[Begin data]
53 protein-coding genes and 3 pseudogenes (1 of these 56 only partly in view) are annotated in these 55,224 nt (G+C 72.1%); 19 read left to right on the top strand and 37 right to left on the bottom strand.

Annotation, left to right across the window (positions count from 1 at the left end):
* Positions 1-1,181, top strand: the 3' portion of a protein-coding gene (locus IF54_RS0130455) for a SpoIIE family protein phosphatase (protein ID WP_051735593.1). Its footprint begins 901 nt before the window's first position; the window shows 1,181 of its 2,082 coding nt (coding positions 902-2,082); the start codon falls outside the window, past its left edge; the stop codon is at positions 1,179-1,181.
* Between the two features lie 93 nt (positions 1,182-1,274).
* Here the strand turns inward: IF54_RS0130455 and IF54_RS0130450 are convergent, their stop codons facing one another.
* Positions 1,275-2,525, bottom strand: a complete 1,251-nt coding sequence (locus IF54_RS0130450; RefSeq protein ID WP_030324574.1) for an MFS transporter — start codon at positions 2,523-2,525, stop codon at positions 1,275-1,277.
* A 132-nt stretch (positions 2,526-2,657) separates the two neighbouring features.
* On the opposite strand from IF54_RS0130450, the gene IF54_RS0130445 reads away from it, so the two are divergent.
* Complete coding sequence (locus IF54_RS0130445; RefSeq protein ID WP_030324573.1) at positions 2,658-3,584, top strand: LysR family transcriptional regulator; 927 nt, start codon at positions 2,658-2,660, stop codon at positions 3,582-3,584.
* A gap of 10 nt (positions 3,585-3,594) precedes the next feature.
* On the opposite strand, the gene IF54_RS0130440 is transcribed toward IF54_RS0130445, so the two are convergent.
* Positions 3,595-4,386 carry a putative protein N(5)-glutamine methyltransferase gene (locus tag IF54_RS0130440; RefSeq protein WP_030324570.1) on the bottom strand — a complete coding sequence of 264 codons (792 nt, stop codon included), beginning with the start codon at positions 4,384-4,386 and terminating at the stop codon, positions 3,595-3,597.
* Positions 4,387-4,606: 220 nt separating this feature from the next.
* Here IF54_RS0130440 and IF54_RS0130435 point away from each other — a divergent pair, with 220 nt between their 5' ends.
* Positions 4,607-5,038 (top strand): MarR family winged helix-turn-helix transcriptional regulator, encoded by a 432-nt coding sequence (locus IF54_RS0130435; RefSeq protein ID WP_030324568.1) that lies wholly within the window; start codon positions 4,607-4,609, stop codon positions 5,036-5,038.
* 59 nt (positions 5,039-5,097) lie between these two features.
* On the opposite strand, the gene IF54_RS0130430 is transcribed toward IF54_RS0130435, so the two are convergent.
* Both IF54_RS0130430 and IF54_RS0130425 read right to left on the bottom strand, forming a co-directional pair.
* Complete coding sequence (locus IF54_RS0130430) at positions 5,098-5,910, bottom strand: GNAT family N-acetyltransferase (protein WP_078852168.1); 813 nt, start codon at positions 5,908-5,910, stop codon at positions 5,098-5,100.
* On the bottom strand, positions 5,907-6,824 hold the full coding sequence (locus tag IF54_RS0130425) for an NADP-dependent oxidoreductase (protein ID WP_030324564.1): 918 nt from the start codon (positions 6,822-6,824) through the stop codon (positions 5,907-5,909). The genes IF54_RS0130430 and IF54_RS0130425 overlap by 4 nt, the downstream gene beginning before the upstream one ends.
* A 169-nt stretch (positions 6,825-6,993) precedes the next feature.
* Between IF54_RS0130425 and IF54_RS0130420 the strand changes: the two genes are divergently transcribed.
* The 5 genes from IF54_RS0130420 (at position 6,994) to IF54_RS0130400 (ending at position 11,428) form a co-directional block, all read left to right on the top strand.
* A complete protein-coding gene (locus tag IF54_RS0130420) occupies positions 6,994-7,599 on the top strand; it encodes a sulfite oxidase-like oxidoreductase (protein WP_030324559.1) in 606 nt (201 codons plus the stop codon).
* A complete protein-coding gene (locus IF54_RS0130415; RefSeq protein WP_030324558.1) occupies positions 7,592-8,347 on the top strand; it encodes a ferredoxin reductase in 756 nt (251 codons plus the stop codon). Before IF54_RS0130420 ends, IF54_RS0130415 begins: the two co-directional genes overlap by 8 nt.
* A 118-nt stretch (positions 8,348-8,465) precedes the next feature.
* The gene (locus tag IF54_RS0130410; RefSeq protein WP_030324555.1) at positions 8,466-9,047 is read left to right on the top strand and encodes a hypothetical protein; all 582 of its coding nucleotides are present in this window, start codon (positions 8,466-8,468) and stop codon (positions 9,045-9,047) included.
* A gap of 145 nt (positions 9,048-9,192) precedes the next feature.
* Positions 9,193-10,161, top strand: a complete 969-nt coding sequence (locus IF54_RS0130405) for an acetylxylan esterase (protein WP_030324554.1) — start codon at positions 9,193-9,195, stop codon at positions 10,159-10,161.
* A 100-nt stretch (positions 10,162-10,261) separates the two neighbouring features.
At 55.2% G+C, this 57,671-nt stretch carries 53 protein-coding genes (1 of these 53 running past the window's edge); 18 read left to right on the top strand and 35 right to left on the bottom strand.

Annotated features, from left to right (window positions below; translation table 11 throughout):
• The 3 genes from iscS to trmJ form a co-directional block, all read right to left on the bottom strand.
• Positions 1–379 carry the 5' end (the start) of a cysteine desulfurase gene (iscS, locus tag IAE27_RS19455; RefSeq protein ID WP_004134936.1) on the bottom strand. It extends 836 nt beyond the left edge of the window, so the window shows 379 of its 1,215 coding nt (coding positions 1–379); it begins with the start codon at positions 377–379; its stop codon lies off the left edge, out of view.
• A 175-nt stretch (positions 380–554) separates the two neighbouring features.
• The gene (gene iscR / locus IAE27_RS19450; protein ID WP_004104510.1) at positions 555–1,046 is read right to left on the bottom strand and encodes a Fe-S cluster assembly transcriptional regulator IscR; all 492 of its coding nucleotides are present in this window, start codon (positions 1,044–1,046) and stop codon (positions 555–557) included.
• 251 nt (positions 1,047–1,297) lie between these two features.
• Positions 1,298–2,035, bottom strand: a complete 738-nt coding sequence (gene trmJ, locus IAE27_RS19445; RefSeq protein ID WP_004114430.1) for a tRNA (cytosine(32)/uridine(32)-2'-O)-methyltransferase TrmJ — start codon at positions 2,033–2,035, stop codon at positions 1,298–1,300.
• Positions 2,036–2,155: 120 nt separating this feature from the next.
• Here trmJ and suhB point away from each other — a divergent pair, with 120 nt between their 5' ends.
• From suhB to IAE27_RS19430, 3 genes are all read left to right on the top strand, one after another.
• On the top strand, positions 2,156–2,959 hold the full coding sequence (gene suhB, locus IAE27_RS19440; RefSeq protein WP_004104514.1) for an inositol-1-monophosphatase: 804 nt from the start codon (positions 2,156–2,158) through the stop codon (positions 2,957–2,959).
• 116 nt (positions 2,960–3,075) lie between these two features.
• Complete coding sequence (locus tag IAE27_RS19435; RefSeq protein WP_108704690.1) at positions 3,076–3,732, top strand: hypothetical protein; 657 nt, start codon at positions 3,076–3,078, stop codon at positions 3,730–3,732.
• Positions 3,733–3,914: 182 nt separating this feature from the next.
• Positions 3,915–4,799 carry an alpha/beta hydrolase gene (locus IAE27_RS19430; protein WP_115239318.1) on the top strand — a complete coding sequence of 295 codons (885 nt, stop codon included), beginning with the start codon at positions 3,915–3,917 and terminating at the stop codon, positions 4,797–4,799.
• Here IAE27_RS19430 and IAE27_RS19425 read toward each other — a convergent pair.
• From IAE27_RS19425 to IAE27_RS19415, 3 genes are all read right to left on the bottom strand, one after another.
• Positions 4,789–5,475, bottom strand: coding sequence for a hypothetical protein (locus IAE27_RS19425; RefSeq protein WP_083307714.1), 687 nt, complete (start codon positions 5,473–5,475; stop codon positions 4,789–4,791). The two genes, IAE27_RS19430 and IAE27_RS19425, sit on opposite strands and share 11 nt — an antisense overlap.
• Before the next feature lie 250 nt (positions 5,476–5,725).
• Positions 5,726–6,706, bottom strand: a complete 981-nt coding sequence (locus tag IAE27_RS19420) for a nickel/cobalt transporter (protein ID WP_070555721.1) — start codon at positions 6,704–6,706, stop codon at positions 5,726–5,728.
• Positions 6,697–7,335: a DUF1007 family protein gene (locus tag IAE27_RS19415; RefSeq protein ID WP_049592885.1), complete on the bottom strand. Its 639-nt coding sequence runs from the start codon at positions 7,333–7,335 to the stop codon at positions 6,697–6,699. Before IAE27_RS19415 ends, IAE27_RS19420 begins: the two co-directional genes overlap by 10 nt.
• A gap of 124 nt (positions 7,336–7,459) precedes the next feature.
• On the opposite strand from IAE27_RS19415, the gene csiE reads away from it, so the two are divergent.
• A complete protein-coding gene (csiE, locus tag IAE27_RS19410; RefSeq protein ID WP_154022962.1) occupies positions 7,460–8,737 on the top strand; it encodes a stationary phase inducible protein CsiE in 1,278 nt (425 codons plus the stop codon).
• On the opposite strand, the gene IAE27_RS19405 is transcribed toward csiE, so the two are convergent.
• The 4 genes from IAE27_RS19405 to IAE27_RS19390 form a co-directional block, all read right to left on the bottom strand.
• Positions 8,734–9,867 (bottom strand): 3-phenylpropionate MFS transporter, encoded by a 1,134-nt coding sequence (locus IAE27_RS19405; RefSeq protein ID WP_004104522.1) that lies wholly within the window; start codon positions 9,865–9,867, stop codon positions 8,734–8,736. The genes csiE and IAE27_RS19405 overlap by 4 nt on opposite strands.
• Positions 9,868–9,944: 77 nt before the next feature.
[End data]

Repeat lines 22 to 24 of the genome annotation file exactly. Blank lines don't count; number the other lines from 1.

* Between IF54_RS0130425 and IF54_RS0130420 the strand changes: the two genes are divergently transcribed.
* The 5 genes from IF54_RS0130420 (at position 6,994) to IF54_RS0130400 (ending at position 11,428) form a co-directional block, all read left to right on the top strand.
* A complete protein-coding gene (locus tag IF54_RS0130420) occupies positions 6,994-7,599 on the top strand; it encodes a sulfite oxidase-like oxidoreductase (protein WP_030324559.1) in 606 nt (201 codons plus the stop codon).